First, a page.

New Exhibit Asks Viewers "Listen" To Addicts Through Photography
Editor's note: This story was first published in Oct. 2018. In November, Hatch met his goal of profiling 50 addicts.
Tony DeJohn has a gravelly voice, which belies his reserved and soft-spoken demeanor. A lifelong Ohioan, he calls himself an "Italian hillbilly" and counts among his hobbies walking, watching sports and "helping people."
And drugs. Specifically, meth.
But DeJohn is more than the drugs he's addicted to. At least, that is what one local photographer is attempting to convince viewers of through a portrait exhibit that's coming to Cincinnati in January 2019.
With his show and accompanying website, , Eric Hatch aims to humanize addicts through black-and-white portraiture and storytelling. He hopes to reach his goal of profiling 50 addicts—many from the Greater Cincinnati area—before his first show at Christ Church Cathedral on Fourth Street, which runs January 17-February 28. (He's currently at 48. So far, one subject has died from her addiction.) In June, the show moves to the Rhodes Office Tower lobby, across the street from the State Capitol in Columbus. A print book and short documentary are also in the works.
This isn't, of course, the first such project of its kind. But Hatch says his is different in that it is not a collection of "horror shots." He photographs addicts where they are, literally and figuratively, using only available light for the portraits.
That means no crews, no special lighting—only Hatch and his subject at whatever location they happen to be in at the moment, be it a street corner or the front porch of a flophouse in Hamilton, where WVXU met Hatch and DeJohn one morning in July.
"You cannot see this stuff or experience it without realizing that you're looking at a real, individual person with a life—loves, hates and sometimes left ambitions—and all of them are suffering horribly," Hatch says. "You suddenly realize you are dealing with human beings and that makes compassion possible."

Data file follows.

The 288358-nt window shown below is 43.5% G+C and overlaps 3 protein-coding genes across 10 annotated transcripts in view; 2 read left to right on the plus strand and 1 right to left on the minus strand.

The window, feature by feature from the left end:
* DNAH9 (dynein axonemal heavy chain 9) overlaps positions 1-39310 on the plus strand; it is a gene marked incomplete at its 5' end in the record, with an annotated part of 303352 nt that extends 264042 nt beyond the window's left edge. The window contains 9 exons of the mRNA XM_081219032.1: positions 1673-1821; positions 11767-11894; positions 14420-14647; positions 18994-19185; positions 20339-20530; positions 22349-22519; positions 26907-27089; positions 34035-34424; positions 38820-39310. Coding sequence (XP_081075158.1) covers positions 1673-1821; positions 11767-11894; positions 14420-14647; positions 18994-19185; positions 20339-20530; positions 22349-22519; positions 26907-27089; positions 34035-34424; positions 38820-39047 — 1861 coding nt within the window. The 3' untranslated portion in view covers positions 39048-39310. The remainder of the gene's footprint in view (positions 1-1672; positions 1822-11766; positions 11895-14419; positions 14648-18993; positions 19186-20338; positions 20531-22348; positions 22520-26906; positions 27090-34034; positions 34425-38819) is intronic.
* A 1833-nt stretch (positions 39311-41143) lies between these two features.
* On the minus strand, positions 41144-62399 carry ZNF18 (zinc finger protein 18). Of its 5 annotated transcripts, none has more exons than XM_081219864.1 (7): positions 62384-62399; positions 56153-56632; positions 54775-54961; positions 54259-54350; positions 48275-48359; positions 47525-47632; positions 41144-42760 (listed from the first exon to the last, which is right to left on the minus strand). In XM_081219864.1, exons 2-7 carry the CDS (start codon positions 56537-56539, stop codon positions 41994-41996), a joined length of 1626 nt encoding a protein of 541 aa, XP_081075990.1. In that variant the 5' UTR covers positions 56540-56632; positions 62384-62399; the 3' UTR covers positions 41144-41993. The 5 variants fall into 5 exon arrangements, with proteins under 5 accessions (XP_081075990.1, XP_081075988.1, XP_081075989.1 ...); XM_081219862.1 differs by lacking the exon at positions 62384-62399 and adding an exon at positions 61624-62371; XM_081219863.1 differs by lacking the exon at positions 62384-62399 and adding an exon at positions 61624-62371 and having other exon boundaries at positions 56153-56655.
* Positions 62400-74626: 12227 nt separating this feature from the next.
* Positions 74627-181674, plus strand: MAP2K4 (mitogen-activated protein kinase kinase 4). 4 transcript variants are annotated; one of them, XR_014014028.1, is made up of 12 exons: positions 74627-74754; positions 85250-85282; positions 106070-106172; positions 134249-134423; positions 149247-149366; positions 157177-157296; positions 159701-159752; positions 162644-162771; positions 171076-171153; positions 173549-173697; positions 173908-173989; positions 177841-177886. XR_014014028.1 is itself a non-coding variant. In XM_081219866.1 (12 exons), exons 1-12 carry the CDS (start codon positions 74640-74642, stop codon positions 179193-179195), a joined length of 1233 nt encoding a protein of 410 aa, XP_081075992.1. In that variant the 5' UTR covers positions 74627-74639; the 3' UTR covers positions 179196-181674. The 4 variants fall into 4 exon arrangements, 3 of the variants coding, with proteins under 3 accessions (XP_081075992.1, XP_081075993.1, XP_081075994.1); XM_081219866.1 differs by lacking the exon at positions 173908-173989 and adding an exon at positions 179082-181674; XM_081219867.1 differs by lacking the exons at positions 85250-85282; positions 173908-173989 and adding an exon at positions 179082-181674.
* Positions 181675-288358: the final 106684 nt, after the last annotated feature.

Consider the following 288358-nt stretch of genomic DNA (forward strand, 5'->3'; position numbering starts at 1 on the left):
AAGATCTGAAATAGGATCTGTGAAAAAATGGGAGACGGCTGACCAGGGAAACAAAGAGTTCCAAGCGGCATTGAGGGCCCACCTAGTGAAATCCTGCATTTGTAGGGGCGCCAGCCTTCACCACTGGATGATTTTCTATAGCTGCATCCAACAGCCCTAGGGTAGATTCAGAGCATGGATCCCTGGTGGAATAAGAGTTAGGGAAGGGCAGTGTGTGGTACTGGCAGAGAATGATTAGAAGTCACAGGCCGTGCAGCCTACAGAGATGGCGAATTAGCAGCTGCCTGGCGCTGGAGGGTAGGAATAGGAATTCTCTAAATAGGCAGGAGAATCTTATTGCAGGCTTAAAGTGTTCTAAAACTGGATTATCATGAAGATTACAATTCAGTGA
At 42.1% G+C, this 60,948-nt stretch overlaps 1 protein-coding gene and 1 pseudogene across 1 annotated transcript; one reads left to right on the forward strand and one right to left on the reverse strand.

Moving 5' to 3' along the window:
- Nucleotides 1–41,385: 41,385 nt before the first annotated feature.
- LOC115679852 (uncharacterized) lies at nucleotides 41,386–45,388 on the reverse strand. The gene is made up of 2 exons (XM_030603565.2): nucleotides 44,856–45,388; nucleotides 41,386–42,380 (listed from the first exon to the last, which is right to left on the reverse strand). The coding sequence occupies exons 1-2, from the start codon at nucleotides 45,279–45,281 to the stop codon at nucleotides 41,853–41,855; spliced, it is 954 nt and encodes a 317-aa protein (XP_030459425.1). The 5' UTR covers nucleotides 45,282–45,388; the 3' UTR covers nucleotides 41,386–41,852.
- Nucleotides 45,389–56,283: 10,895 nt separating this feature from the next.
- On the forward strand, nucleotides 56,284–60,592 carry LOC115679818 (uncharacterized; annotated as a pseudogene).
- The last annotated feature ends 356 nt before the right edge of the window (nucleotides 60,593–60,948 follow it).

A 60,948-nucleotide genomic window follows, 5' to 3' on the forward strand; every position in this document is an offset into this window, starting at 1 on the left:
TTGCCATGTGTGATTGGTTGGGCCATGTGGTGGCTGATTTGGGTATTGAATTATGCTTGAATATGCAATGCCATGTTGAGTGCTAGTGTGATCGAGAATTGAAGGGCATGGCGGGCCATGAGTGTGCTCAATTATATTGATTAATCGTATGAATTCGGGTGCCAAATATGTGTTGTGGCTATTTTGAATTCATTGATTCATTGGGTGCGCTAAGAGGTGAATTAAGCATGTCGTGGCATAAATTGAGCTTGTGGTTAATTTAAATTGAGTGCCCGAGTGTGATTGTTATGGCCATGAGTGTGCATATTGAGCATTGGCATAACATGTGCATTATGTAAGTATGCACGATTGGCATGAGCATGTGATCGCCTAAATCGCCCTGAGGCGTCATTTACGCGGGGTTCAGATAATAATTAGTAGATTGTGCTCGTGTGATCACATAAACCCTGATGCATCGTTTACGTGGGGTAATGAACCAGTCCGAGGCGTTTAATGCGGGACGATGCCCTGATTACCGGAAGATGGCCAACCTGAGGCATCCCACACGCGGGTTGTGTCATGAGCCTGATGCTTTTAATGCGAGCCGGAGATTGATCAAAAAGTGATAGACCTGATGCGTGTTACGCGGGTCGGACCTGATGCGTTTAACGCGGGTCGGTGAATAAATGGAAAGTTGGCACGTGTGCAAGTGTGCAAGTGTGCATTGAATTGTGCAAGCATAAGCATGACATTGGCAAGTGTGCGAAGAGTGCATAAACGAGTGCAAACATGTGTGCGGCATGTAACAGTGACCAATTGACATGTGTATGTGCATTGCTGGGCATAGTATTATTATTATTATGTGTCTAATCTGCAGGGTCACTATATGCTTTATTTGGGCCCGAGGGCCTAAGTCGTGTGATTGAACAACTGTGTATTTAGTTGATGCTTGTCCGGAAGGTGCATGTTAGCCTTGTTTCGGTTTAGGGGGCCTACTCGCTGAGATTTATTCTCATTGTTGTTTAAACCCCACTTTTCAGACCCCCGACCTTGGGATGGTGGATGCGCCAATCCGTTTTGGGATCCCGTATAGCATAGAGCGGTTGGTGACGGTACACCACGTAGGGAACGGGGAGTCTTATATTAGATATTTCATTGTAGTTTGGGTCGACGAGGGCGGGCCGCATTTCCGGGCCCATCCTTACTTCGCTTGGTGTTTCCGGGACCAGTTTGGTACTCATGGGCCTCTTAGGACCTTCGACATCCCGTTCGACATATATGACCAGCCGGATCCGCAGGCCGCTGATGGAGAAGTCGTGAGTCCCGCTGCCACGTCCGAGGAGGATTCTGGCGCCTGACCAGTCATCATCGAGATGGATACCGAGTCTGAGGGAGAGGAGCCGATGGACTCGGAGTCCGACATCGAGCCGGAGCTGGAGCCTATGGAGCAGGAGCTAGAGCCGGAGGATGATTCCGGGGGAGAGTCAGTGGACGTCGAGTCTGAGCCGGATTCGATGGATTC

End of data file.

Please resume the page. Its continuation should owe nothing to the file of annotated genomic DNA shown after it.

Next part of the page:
DeJohn is one of Hatch's subjects, and is now one of his most diligent recruiters. DeJohn currently is in active recovery, attending Narcotics Anonymous meetings twice a week as ordered by the court. But a few days before WVXU met with him, he relapsed.
"I was just around a bunch of people doing it and they offered it to me," DeJohn says. "I'm 62 and it makes you feel like you’re 32."
Still, he's motivated to change. After being in the room with a friend who overdosed, and watching paramedics unsuccessfully try to revive him with Narcan, he decided to quit. He again decided to quit after his girlfriend got a blood infection from using needles.
His health, he says, is also a factor. He had a heart attack 15 years ago (though doctors do not believe it was related to his drug use). Doctors now think he may have multiple sclerosis, a neurological condition that can affect a person’s mobility and cognitive function.
DeJohn fell into drugs in high school, where he was big into sports. Drugs helped him play better, he says. He even had a few colleges looking at him to play football. "But I unfortunately got a girl pregnant and you had to be really, really good for them to sweep that under the rug," he says with a tentative smile.
Today he is a father to two grown children, a son and a daughter, whom he sees regularly. "(My son is) dead-set against (drugs)," DeJohn says. "I think one of the reasons why is that he's seen me like that. Not very often, but he has seen it."
And now he wants to show current addicts that they, too, can change, or at least try. Participating in Faces of Addiction is one way, but he'll also offer fellow addicts a place to stay when he can, though he doesn't currently have a place of his own. He also invites them to NA meetings. "I had about 12 people say they were going to come and none showed up," he recalls. "It kind of ticked me off."
For Hatch, disappointment is just one part of the story he's trying to tell. "I do want to be able to show that recovery is a possibility for some people," he says. "A disappointingly small possibility for a number of people, but it is possible, and I want to show that too."
Hatch is motivated to tell stories like DeJohn's because he's lived through versions of it. "My father was an alcoholic, my brother was bipolar and schizophrenic and self-medicated with anything under the sun," he shares. "He finally committed suicide."
The end goal of Faces of Addiction may be compassion, but not just within the viewer.
"The people I've interviewed, many of them feel uplifted by the experience," Hatch says. "They feel glad to do something for somebody else, feel that they’ve been listened to. People need to feel listened to and acknowledged for just being human, which is the point of this project."
Visit facesofaddiction.net to learn more and click the photo above to preview some of Hatch's portraits before the January show.
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